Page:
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McDonald’s abandons downtown Kamloops after one violent incident too many –

McDonald’s has pulled out of downtown Kamloops following a series of violent incidents, prompting a conversation about public safety in the interior B.C. city.

mcdonald s kamloops

The McDonald’s restaurant in downtown Kamloops at Victoria Street and Third Avenue has been permanently closed after a number of violent incidents caused the owner to fear for the safety of her staff. (Marcella Bernardo/CBC)

McDonald’s has pulled out of downtown Kamloops following a series of violent incidents, prompting a conversation about public safety in the Interior B.C. city.

On Sunday, March 27, video was posted to YouTube in which a man could be seen yelling obscenities and knocking down display cabinets.

The video quickly circulated through the community on social media, along with news that owner Brandy Gozda-Sekhon was permanently closing the restaurant, long an anchor tenant in the city’s downtown core.

Gozda-Sekhon did not respond to CBC’s requests for interviews but told the newspaper Kamloops This Week that incidents of violence and drug use had become “too much” for her to handle, citing two incidents of employees being attacked by members of the public along with other problems.

When CBC reached out to McDonald’s Canada for a response, it was sent a written statement attributed to Gozda-Sekhon stating that the closure was a “business decision based on the viability of this specific site.”

‘Can’t arrest people for being poor’

The incident also prompted a statement from Mayor Ken Christian who said there had also been an overdose in the public washroom of a popular department store that same weekend, which he attributed to the province’s toxic drug supply.

“Sadly, persons addicted to drugs are dying at an alarming rate, and last month, Kamloops had the third highest number in the province,” he wrote, adding, “Drug addiction, poverty, and mental illness are health issues, not criminal issues.”

In an interview with CBC, Christian said it isn’t possible for the city to “police its way out” of the social problems facing not just Kamloops, but B.C. as a whole.

“You can’t arrest people for being poor,” he said. “There are certain individuals on the streets that really can’t navigate their own journey and they really are struggling.”

To that end, he said, the city’s focus is on opening supports for people dealing with mental health and addictions in the city.


Daybreak Kamloops2:42Kamloops mayor pens open letter on actions city is taking to address crime and social issues

The city of Kamloops is doing what it can to help address issues of crime in the downtown according to Mayor Ken Christian. 2:42

Downtown response

Howie Reimer, the executive director of the Downtown Kamloops Business Improvement Association, called the incident at the McDonald’s “very disturbing,” in part because of how similar it was to other events that had happened around the city.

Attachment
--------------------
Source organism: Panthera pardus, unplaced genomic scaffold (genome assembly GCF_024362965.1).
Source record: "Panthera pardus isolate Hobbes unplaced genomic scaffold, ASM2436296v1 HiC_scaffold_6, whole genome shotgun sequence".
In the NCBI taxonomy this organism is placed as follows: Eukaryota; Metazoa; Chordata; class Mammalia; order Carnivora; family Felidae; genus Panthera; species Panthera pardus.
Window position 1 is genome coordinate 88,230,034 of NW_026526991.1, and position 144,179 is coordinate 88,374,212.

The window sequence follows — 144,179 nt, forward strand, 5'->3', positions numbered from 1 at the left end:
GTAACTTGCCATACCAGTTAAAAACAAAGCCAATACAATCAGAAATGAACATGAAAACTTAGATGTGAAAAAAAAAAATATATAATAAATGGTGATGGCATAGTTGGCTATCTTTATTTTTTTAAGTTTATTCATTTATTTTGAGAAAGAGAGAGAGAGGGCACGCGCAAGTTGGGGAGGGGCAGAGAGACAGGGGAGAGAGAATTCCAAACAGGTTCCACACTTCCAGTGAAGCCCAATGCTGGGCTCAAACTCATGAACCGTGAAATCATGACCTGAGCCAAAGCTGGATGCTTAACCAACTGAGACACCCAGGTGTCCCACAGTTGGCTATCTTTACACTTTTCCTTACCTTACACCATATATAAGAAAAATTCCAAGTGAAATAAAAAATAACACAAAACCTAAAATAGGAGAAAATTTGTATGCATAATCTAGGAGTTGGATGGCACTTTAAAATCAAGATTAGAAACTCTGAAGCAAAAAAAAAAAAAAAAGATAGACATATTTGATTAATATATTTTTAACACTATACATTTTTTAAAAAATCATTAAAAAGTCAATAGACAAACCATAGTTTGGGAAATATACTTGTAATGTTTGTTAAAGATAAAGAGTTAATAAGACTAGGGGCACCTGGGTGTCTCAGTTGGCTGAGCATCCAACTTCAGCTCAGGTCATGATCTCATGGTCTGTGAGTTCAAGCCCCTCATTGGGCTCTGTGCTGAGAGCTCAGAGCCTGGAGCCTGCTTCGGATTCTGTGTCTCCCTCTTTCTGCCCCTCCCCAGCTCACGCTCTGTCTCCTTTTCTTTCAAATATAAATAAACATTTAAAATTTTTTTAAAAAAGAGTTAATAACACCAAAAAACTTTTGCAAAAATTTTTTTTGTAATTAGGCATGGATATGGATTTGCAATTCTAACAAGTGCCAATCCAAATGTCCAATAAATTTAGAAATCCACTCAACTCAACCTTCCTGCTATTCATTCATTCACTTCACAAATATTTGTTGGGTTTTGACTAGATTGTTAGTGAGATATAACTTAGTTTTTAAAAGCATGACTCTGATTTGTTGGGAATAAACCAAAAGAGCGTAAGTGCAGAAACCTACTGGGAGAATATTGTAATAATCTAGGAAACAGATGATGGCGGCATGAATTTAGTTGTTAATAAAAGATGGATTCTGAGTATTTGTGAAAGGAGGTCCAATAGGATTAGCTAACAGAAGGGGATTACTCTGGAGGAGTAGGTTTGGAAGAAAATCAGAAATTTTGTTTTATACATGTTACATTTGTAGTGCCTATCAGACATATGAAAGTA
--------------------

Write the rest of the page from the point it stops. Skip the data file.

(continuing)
“It shouldn’t be up to McDonald’s employees, 16-year-old kids [to deal with safety issues],” he said.

closed permanently

The McDonald’s restaurant in downtown Kamloops closed permanently this week following a violent incident that the owner says is the latest in a string of problems causing safety concerns for staff and customers. (Marcella Bernardo/CBC)

But, he said, he believes there are other reasons for the closure that go beyond safety — such as the inability to open a drive-thru or children’s play area at that particular location, due to its size and local zoning rules.

He also pointed to new businesses opening downtown, saying he is still confident in the neighbourhood’s future.


Daybreak Kamloops11:44Head of Downtown Kamloops on issues of crime and social issues

The video shows a disturbed man smashing a display counter at the McDonalds in downtown Kamloops. The owner says enough is enough – and the restaurant is now permanently closed. We got reaction from the Downtown Business Association. 11:44

Increased policing

While Christian focused on the social aspects of the problems facing downtown, the city is also increasing its police force.

Earlier this month, city council approved an RCMP budget request to hire at least five more front-line RCMP officers over the next year.

RCMP Supt. Syd Lecky said his officers are having to constantly assess how best to respond to incidents as they unfold.

“It’s always having to triage,” he said, responding to complaints from some in the community that police don’t arrive soon enough when an incident like the one at the McDonald’s is reported.

“If your loved one is missing or your loved one has been murdered or your loved one has been a victim of a sex assault, you all want me to dedicate resources to those efforts. So how do I prioritize?”

Growing pains

In this case, he said, the person causing the disturbance had already left the restaurant by the time police were called, which meant “the threat is gone” and a fast response is “no longer a priority.”

“We attended. We investigated. We got the statements and we have the suspect identified,” he said. 

Christian says, while ongoing concerns about safety in the downtown core are valid, he’s also confident in the city’s ability to move forward.

“I have no doubt and I feel sorry for those employees and those patrons that kind of relied on it. But we evolve and we change, and that’s just part of a growing city,” he said.